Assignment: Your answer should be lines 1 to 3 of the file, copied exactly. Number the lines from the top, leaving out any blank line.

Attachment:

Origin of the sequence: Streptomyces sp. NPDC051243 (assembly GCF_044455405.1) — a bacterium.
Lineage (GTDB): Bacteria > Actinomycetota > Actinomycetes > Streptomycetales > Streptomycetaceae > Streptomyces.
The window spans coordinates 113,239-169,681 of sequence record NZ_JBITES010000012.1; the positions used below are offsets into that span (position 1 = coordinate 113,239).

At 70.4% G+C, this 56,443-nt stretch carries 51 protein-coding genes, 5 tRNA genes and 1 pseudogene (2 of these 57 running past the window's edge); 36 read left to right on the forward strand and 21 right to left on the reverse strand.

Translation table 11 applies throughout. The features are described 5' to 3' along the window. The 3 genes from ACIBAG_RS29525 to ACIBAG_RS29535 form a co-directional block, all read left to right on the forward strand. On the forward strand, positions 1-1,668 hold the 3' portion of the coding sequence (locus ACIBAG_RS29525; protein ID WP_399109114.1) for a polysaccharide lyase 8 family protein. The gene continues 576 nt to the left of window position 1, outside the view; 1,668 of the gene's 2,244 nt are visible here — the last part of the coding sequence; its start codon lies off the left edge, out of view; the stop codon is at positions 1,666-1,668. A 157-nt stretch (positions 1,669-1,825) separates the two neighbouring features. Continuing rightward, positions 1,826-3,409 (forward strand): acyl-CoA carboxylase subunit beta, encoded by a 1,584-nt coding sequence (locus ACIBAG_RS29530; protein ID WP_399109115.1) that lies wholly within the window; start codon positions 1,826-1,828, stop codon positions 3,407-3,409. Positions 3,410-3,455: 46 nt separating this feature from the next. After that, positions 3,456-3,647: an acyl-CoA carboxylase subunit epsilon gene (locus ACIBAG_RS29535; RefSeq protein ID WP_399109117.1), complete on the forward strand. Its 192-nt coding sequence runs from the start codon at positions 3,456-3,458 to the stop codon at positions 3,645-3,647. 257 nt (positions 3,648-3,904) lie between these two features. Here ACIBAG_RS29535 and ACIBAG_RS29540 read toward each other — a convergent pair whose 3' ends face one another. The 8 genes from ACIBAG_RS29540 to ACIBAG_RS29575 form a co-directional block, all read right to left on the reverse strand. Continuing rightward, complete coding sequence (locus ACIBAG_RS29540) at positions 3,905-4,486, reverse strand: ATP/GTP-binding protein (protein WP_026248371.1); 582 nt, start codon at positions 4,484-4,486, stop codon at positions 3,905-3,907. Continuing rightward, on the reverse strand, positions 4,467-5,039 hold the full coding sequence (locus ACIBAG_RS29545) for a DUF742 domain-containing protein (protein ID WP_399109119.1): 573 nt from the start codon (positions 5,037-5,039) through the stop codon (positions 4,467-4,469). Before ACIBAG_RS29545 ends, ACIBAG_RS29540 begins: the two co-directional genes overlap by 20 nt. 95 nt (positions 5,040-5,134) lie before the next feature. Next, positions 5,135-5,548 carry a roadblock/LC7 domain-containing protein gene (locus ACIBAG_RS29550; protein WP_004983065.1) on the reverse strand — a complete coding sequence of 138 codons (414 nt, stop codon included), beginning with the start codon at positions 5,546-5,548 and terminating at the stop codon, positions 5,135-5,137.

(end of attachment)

Origin of the sequence: Streptomyces sp. NPDC051243 (assembly GCF_044455405.1) — a bacterium.
Lineage (GTDB): Bacteria > Actinomycetota > Actinomycetes > Streptomycetales > Streptomycetaceae > Streptomyces.
The window spans coordinates 113,239-169,681 of sequence record NZ_JBITES010000012.1; the positions used below are offsets into that span (position 1 = coordinate 113,239).